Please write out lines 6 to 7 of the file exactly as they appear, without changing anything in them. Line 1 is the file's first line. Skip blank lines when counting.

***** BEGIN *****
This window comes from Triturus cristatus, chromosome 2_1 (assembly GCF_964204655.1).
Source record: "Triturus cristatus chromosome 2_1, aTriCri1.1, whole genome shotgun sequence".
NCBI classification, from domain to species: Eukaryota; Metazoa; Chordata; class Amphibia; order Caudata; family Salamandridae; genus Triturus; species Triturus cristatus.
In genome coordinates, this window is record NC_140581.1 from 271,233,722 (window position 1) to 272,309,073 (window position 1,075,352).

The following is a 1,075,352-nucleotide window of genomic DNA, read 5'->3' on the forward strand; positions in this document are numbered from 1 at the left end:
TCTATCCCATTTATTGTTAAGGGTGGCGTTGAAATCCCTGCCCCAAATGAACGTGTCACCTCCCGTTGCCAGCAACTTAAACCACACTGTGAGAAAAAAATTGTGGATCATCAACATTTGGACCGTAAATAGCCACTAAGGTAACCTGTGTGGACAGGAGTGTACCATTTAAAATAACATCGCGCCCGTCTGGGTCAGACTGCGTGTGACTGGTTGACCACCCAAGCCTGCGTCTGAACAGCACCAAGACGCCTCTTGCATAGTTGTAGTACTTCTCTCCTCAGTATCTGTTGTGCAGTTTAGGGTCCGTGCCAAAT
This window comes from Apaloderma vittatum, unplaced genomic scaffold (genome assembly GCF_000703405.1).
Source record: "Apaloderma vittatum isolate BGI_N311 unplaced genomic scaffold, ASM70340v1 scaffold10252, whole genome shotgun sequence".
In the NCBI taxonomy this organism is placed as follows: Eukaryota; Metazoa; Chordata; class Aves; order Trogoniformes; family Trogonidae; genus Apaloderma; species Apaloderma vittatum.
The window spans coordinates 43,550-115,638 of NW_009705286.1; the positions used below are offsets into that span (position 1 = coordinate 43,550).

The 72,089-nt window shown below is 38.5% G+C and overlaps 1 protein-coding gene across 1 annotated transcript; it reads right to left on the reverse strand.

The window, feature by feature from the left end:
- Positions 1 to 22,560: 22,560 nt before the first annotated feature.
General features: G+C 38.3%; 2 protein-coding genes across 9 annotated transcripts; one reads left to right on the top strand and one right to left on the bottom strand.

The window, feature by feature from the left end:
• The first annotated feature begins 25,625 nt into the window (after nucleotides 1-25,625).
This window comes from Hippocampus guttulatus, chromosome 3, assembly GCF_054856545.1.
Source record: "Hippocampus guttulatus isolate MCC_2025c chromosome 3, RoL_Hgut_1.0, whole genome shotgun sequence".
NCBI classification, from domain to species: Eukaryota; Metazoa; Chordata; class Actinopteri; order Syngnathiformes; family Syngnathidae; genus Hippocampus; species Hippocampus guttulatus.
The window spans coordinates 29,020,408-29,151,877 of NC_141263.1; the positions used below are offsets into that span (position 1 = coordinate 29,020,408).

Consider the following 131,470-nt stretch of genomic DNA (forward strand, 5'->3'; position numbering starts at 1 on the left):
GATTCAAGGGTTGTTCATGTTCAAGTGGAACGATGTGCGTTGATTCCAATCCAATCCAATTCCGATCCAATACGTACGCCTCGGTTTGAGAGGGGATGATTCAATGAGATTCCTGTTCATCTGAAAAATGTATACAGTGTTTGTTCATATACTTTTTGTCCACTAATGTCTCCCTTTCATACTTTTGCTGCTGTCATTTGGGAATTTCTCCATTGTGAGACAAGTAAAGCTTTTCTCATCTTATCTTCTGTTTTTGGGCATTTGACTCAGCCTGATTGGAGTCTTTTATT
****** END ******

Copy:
TCTATCCCATTTATTGTTAAGGGTGGCGTTGAAATCCCTGCCCCAAATGAACGTGTCACCTCCCGTTGCCAGCAACTTAAACCACACTGTGAGAAAAAAATTGTGGATCATCAACATTTGGACCGTAAATAGCCACTAAGGTAACCTGTGTGGACAGGAGTGTACCATTTAAAATAACATCGCGCCCGTCTGGGTCAGACTGCGTGTGACTGGTTGACCACCCAAGCCTGCGTCTGAACAGCACCAAGACGCCTCTTGCATAGTTGTAGTACTTCTCTCCTCAGTATCTGTTGTGCAGTTTAGGGTCCGTGCCAAAT
This window comes from Apaloderma vittatum, unplaced genomic scaffold (genome assembly GCF_000703405.1).